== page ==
Friday, 8 January 2010

Autobiographical Comic Books, Top 5

(did I put more than 5 titles?? oh, sorry, must mean they're good then)

There is something so personal about texts and pictures from the one person retelling their life that you simply have to be touched by it. To me this is the ultimate revelation and glimpse into someone else's psyche. Those are big books because they are so personal. Here are some beautiful works:

Blankets, by Craig Thompson

This is a tale of deep struggles with the catholic religion and a very touching youth love story. Thompson writes and draws in all subtlety. It's a long graphic novel (over 300pages) but when I started I wasn't able to put it down. His drawings are delicate, his story respires candor and you follow this journey with awe.

Blue Pills: A Positive Love Story, by Frederik Peeters

What happens when the woman you fall in love with has aids? This isn't even a topic we usually hear about... I was very intrigued and I was impressed by the humanity of Peeters. After all such a story cannot be anything else but humane. And the drawings are to personal... he is a great artiste! Oh and this is not a gloom piece! It respires life.

Persepolis, by Marjan Satrapi

I'm sure everyone has heard of this one. It is fabulous and opens the eyes on the 'real life' of a woman in Iran, or at least a girl's life. An emotion full adventure with a very lively little girl - and it is refreshing too because it's not often that we see a woman's tale in comic book form. Highly recommended because it is both cute, though inducing and educative... yes, you do get that too.

Epileptic, by David B

This retraces David's growing up with a brother who is epileptic in a time when people didn't know what to do about that. It's confronting, unsettling, horrifying and funny sometimes. The struggle and the constant need for escape into fantasy transpires with such accuracy it left me very thoughtful. I particularly loved the part when the parents follow macrobiotic ways of living in desperation for finding a cure.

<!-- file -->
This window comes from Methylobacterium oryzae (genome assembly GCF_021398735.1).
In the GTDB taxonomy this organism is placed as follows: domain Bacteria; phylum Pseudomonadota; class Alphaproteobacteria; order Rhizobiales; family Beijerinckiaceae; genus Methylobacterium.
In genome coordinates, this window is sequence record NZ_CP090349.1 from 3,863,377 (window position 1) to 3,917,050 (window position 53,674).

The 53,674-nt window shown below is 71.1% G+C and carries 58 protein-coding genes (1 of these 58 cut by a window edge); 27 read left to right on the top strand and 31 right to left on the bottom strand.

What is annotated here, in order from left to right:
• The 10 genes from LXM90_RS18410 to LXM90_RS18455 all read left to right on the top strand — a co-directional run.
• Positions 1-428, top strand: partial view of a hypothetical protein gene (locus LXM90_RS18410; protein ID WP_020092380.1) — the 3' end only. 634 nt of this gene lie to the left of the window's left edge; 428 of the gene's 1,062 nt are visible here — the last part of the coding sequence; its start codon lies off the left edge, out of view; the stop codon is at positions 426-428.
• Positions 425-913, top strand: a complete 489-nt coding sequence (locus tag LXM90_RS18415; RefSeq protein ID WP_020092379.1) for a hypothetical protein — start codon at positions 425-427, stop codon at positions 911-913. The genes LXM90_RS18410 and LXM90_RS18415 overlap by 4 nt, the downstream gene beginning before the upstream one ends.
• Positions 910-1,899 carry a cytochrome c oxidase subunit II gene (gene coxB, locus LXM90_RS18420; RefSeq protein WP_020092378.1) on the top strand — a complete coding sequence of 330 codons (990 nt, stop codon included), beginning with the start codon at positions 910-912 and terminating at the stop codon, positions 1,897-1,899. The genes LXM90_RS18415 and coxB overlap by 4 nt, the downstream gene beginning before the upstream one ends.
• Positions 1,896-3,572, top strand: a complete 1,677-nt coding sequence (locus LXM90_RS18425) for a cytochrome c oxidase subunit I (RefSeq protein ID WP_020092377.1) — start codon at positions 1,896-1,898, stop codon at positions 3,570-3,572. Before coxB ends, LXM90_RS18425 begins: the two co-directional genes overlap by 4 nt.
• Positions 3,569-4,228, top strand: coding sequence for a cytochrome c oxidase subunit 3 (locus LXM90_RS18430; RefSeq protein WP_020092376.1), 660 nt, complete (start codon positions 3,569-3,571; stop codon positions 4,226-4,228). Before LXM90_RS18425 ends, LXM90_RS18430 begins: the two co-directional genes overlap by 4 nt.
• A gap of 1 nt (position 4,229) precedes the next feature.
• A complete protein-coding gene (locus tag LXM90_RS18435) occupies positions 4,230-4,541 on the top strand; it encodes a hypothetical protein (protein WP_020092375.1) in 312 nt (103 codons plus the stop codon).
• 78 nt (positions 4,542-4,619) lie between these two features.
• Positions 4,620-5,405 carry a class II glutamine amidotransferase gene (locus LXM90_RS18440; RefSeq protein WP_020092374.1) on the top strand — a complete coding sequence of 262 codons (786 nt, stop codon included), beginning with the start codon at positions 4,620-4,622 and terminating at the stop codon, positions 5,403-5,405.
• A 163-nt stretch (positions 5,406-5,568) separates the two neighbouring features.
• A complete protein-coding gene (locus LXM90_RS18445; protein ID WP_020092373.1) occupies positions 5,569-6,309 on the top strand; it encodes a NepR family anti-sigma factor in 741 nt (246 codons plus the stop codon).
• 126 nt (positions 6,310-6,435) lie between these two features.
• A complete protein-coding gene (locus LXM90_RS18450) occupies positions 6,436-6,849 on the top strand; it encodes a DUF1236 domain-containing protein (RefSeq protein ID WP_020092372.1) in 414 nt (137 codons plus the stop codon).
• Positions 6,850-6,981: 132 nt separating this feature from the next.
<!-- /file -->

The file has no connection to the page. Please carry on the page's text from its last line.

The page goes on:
Siberia by Nikolai Maslov

Why? Because it is such an oddity. We don't often hear common Russian voices and this is so close to the ground, so different from what we live through and yet so close to what we picture Russia to be for someone that tries a little harder than most that it has something a little heart wrenching about it all. This is an honest slab of life and I was moved by it, very much.

Little Nothings (v 1, 2 and 3), by Lewis Trondheim

Trondheim represents himself at some kind of bird and those are his thoughts on his daily activities or whatever else might happen to him. Some are great moments, some are odd, some a funny and some are just thought bubbles. This is a really pleasant read. Very french I'd say, like it's author.

Doing Time, by Kazuichi Hanawa

This final one is a manga, because this genre is growing increasingly popular and therefore there has to be one in my list. This one I almost read with an anthropological eye. Prison in Japan is so different and is meant to really teach people very particular things... it's frighteningly personality shattering I thought and really they try to eliminate all notions of the individual. This is a slow manga, showing just a slice of life, but with such an eye and beautiful drawings that you really feel like you are living through an experience.

For the other ones that exist I might talk about them another time... and then again I might not. There's a lot of autobiographical graphic novels out there of different quality that I read. Those few ones I talked about really stayed with me.

*** Don't hesitate and leave me some comment!!! ***

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